You are here:
Connectivity in a Heterogeneous Landscape: The Genetics and Population Dynamics of the Olympic MarmotEPA Grant Number: U915967
Title: Connectivity in a Heterogeneous Landscape: The Genetics and Population Dynamics of the Olympic Marmot
Investigators: Cox Griffin, Suzanne A.
Institution: University of Montana
EPA Project Officer: Just, Theodore J.
Project Period: January 1, 2001 through January 1, 2004
Project Amount: $101,632
RFA: STAR Graduate Fellowships (2001) RFA Text | Recipients Lists
Research Category: Fellowship - Terrestrial Ecology and Ecosystems , Academic Fellowships , Ecological Indicators/Assessment/Restoration
As protected areas become increasingly isolated, understanding and maintaining connectivity among populations of key species both within and between remaining areas will become increasingly important. Dispersal is a fundamental determinant of population dynamics and persistence, but a long-standing ecological challenge has been determining the role that the intervening landscape plays in controlling dispersal among local populations. The objective of this research project is to combine demographic estimates of within- and among-population vital rates, genetic analyses, and modeling approaches to explore the influence of landscape composition and structure on movement.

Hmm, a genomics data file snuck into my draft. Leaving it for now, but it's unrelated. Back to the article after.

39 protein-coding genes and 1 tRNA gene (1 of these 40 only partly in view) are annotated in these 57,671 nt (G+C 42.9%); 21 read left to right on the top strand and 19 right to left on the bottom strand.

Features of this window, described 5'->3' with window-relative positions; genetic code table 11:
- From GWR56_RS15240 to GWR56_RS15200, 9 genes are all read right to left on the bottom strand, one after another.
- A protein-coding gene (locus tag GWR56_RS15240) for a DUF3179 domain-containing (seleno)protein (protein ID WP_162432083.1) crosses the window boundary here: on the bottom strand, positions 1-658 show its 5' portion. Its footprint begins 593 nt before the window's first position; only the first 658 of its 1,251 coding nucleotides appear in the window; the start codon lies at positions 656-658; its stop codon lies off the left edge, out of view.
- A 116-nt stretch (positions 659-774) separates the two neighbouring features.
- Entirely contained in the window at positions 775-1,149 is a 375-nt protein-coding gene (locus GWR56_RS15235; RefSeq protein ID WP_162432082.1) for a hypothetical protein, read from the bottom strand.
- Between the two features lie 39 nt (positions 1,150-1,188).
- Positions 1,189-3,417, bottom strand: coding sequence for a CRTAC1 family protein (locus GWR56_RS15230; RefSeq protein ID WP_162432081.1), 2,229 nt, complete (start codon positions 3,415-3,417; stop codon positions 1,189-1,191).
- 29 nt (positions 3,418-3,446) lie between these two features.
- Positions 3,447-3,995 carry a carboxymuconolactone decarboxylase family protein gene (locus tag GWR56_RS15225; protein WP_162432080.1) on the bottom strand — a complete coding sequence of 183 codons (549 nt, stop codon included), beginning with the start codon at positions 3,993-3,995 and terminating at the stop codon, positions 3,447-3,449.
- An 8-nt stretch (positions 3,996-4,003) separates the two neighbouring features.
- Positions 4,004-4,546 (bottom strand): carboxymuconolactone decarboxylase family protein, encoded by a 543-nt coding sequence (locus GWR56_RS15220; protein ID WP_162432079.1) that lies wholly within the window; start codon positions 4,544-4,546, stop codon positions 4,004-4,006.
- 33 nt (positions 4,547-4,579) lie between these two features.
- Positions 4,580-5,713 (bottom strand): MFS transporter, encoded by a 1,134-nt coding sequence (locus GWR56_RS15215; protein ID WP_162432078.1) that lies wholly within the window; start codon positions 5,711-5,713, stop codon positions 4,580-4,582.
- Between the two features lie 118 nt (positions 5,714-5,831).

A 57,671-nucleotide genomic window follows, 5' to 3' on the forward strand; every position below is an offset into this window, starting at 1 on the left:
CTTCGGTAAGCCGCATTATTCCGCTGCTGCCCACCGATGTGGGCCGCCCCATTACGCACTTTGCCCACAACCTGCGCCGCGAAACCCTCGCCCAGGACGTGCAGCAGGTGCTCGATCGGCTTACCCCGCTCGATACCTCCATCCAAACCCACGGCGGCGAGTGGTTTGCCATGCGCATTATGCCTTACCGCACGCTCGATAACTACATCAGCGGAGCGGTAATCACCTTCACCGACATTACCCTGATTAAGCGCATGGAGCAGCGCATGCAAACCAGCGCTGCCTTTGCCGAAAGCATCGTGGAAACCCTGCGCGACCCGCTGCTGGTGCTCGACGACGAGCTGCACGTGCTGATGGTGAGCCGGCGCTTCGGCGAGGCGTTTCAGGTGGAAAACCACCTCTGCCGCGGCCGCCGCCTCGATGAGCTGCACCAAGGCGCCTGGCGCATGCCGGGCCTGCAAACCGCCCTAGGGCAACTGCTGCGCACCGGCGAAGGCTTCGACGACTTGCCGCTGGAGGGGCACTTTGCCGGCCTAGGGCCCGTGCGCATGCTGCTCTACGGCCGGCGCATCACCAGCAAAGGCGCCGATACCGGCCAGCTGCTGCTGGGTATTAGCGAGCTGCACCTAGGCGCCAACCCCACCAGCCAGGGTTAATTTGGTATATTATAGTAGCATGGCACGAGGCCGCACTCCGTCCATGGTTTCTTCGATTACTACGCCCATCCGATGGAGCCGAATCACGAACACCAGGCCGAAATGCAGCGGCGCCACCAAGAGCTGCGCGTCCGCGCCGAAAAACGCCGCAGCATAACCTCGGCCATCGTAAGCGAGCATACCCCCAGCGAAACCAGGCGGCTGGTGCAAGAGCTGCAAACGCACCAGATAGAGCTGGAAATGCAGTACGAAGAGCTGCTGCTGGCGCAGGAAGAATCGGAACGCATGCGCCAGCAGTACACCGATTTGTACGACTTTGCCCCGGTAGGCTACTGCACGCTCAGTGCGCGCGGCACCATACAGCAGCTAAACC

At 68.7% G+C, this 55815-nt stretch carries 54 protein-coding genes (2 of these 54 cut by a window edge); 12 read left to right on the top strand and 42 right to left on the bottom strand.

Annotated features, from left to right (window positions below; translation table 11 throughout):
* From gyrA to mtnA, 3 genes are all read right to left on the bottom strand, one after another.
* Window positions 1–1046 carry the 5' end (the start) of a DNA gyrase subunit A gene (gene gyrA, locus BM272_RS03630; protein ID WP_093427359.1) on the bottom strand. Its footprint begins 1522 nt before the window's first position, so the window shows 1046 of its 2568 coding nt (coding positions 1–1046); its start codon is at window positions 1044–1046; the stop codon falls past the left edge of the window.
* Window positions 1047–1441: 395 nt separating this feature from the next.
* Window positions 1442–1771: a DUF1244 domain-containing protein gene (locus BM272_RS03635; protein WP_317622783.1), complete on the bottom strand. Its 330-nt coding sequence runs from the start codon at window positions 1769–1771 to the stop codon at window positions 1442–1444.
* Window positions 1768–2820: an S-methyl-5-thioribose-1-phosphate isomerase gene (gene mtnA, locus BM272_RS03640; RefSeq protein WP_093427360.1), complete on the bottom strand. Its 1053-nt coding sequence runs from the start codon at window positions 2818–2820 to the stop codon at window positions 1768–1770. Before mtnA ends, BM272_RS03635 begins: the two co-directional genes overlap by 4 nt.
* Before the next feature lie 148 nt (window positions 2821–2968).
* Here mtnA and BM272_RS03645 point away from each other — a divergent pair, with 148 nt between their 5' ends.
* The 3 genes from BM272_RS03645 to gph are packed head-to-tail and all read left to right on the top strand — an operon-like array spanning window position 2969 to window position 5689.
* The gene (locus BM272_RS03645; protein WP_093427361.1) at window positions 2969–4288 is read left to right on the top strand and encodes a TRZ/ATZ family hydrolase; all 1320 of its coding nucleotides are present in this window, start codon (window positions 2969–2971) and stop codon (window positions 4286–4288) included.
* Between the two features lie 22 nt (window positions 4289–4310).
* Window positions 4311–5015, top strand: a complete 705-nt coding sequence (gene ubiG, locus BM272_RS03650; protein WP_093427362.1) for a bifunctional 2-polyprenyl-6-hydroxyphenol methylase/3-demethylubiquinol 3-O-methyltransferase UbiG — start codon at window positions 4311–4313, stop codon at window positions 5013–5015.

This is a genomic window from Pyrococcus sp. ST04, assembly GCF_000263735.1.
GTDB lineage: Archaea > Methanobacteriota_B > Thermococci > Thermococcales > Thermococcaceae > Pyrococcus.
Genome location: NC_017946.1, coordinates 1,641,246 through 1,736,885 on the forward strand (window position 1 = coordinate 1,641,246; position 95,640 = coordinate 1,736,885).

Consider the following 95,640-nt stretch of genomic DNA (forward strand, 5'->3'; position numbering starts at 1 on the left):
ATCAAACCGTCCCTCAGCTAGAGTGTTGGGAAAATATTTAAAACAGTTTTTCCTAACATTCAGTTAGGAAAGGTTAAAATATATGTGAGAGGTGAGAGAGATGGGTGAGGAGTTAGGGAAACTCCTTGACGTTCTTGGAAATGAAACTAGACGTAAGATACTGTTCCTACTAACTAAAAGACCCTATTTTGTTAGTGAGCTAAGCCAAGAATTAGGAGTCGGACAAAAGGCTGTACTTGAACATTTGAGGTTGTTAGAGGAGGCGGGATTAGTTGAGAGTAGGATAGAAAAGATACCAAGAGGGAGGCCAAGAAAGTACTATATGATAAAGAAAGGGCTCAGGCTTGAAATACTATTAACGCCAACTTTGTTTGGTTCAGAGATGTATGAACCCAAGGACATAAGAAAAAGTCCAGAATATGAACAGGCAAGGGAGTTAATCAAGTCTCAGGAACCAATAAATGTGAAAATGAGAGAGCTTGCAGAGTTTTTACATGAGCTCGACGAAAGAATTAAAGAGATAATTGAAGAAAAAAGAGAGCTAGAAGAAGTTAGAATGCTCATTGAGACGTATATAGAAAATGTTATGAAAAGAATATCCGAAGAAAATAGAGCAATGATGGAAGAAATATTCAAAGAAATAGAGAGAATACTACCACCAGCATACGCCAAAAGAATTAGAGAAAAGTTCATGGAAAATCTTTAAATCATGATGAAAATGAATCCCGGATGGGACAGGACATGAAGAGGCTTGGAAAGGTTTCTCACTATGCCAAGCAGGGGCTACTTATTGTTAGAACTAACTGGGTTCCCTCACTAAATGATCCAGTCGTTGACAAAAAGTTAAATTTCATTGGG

This synthetic approach of combining demographic estimates of within- and among-population vital rates, genetic analyses, and modeling approaches to explore the influence of landscape composition and structure on movement will be used to understand and predict the dynamics of Olympic marmots (Marmota olympus), a naturally fragmented species of conservation concern, endemic to the Olympic Peninsula. To identify the landscape features that impede or enhance connectivity, populations will first be identified in surveys guided by a geographic information system model for suitable habitat. DNA will be collected noninvasively up to 100 local populations to provide pairwise estimates of gene flow among populations. Demographic rates will be estimated from a subset of these populations. Multiple hypotheses representing movement through the landscape will be modeled in a spatially explicit, individually based simulation model of marmot population dynamics. Outputs from different realizations of the simulation model, varying because of the underlying model for dispersal, will be evaluated against observed genetic patterns to identify the most parsimonious model for movement across the landscape. Marmot dynamics will be predicted under possible future climate scenarios, incorporating expected changes in landscape and demographic parameters. Finally, in collaboration with Olympic National Park personnel, a marmot monitoring and management program will be developed based on current and future distribution and demographics, habitat needs and landscape use, and population genetic structure.